meta-scriptLearn From Texas: How A New Generation Of Artists And Creatives Is Blazing Trails In Today's Texas Rap Scene | GRAMMY.com
Learn From Texas: How A New Generation Of Artists And Creatives Is Blazing Trails In Today's Texas Rap Scene

(L-R) Mama Duke, Bobby Sessions, Anastasia Hera, Fat Tony

Graphic By Lauryn Alvarez / Source Photos (L-R): Ronny Galdamez, Karlo Ramos, Michael “Blue” Smith, Aileen Son

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Learn From Texas: How A New Generation Of Artists And Creatives Is Blazing Trails In Today's Texas Rap Scene

With the explosive rise of homegrown megastars, Texas has become a music epicenter where regional up-and-comers are on the fast track to headliner status. Today, the industry is looking to the Lone Star State to discover the future of rap.

GRAMMYs/Aug 25, 2021 - 03:30 am

Bobby Sessions is a testament to the practice of determination. It was 2015, and the then-budding, Dallas-born rapper/songwriter spent his days stocking shelves at a local area Walmart. Bored of the humdrum of the everyday retail hustle, he quit his job; he only had $50 to his name at the time. But what he lacked in his bank account, he more than compensated with his burning passion for music and his dreams of rap stardom.

Later, Sessions, a strong believer in the concept of the laws of attraction, wrote an outline for his music career on a whiteboard—and then he executed it.

In the time since, he's signed to Def Jam Record­ings, released his debut album, MANIFEST, in June, and, this past March at the 2021 GRAMMY Awards show, won his first GRAMMY as a songwriter for Megan Thee Stallion and Beyoncé's all-Texas rap collab, "Savage."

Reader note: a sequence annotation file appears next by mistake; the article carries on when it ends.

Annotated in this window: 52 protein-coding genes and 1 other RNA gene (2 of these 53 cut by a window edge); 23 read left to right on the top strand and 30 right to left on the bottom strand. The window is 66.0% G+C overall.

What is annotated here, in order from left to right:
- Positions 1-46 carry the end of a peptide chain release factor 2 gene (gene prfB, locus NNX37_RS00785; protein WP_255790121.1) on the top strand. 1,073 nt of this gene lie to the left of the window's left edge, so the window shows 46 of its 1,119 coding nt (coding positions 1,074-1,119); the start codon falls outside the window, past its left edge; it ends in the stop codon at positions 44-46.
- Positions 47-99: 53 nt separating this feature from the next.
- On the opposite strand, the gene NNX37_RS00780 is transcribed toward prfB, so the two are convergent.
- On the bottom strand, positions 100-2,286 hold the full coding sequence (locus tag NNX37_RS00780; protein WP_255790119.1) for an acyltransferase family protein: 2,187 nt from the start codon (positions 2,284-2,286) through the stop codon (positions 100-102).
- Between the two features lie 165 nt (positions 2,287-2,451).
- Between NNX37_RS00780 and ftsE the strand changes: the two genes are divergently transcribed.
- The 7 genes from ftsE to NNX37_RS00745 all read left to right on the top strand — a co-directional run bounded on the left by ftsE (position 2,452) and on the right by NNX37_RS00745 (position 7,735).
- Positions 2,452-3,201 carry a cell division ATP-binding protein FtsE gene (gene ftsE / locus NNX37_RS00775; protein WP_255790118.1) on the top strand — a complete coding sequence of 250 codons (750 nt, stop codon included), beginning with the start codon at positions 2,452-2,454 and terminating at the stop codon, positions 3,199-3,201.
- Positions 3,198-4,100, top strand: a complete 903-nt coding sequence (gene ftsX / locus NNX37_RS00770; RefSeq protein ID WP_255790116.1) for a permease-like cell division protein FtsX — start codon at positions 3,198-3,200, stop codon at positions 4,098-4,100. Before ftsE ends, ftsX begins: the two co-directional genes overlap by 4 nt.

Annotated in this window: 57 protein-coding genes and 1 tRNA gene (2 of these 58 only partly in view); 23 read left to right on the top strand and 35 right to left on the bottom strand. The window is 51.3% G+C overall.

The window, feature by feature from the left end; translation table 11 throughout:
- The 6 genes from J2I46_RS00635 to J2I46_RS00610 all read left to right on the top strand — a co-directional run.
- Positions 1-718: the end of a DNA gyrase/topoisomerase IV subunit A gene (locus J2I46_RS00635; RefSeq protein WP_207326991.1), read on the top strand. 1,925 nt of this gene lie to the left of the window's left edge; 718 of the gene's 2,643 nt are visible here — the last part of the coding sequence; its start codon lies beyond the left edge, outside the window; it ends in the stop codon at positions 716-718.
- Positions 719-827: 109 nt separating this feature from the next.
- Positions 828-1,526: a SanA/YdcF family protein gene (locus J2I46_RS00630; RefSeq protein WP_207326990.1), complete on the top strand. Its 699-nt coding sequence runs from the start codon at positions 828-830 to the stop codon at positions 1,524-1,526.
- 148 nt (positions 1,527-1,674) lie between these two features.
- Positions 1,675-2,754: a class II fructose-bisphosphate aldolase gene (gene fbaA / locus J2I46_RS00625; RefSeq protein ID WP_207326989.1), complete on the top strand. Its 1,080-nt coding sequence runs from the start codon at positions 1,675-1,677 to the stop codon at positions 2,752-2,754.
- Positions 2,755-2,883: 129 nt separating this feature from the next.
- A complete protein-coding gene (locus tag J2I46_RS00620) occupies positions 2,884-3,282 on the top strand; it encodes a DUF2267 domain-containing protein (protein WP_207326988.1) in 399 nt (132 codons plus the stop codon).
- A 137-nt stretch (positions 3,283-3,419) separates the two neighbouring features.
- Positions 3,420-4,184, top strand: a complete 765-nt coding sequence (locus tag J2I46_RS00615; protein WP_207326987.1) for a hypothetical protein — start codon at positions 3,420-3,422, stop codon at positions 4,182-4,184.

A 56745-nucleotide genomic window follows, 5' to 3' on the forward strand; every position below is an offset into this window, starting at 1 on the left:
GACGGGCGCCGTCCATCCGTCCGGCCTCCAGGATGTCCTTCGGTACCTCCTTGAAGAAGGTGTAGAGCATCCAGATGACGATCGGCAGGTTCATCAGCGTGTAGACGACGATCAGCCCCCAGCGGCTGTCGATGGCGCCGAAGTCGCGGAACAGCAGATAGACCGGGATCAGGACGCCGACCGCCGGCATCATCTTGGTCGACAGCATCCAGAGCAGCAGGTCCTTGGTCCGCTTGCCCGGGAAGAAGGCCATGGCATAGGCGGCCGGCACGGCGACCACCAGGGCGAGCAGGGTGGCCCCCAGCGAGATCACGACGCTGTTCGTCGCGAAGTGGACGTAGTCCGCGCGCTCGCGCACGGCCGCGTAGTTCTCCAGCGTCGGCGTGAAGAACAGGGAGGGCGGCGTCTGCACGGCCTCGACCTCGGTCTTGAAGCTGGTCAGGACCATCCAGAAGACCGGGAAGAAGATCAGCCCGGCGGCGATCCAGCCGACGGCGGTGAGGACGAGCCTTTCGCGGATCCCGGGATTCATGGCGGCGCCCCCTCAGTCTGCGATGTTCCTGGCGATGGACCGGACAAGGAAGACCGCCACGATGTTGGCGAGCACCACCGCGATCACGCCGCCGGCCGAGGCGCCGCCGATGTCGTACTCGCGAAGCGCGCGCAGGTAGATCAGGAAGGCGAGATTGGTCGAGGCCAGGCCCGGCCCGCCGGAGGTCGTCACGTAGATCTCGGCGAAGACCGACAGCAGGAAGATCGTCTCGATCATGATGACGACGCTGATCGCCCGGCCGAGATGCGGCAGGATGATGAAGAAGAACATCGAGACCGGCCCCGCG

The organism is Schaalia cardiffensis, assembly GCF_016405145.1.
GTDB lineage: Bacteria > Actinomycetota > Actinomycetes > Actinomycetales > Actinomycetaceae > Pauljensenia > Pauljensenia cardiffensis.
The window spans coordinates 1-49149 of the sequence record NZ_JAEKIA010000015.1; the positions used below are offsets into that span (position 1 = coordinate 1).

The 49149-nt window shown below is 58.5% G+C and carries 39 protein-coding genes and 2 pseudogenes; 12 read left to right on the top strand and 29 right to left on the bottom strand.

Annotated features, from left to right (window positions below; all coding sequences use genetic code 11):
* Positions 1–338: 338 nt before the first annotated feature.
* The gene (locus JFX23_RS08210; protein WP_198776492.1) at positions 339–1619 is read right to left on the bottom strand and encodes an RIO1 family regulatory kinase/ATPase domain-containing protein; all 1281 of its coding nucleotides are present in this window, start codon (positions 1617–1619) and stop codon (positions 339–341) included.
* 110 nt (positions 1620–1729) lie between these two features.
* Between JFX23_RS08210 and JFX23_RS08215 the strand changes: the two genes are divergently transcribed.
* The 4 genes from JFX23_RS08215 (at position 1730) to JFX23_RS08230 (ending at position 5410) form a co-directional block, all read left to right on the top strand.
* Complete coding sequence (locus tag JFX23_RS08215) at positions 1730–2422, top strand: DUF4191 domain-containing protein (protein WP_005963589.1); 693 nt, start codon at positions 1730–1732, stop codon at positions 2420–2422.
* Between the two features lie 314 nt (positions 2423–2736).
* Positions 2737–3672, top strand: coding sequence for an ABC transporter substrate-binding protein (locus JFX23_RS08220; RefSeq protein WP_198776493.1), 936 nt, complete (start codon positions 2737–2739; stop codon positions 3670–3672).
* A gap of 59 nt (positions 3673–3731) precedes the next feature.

"Just to know that you can write certain things down, put a certain energy out into the universe and really believe in it, and then watch it manifest and unfold," Sessions tells GRAMMY.com about his almost-cosmic vision. "I think the power of it is shocking. The reality that it happened? Not so shocking, because it was intentional, like an intentional miracle."

Sessions' path to stardom outlines a particular lane numerous Texans have blazed in recent years. With the explosive rise of homegrown rap megastars like Megan Thee Stallion, Travis Scott and Maxo Kream, Texas has become a music epicenter where regional up-and-comers are on the fast track to headliner status. The tried-and-true method of Texas-based artists leaving home to break through beyond their city and state borders has shifted. Today, fans, outsiders and industry heads are looking to the Lone Star State to discover the next wave of rising rap artists and the future of the genre.

"I think Texas hip-hop is moving into a space where we, as a state, can be regarded as a cultural/music hub again," Shelby Stewart, writer and founder of the HTX Hip-Hop Museum, a museum celebrating "Houston's history and culture in the music industry," according to its website, tells GRAMMY.com. "For a long time, we were producing talent, but other cities would run off with the culture, but we wouldn't necessarily get the credit. I think now, Texas is reclaiming its time. You see rappers across the state representing in so many sub-genres of hip-hop music. We have rappers contributing to indie, punk rock, and trap, not to mention female rappers are moving into the forefront where they belong."